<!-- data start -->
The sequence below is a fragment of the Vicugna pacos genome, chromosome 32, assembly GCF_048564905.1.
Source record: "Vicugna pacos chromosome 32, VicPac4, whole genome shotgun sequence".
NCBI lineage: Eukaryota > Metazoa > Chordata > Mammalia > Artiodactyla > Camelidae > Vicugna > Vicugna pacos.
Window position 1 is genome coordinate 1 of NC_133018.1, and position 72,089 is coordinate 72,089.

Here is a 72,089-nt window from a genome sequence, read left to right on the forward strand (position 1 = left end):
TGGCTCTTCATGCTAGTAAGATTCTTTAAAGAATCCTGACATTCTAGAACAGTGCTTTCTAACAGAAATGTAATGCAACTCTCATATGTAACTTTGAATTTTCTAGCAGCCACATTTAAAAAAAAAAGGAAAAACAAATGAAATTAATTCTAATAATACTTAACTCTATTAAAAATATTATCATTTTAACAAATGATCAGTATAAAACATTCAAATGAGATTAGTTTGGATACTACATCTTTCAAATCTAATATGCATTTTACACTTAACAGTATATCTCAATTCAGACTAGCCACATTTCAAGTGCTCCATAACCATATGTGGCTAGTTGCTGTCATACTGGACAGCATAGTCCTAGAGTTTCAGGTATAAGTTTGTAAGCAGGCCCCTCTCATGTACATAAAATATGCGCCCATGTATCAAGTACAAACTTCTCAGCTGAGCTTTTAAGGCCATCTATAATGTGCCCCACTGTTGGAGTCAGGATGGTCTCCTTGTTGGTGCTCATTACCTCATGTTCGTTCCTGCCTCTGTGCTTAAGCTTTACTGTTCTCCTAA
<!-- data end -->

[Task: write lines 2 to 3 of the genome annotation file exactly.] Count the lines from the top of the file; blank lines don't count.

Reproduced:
Source record: "Vicugna pacos chromosome 32, VicPac4, whole genome shotgun sequence".
NCBI lineage: Eukaryota > Metazoa > Chordata > Mammalia > Artiodactyla > Camelidae > Vicugna > Vicugna pacos.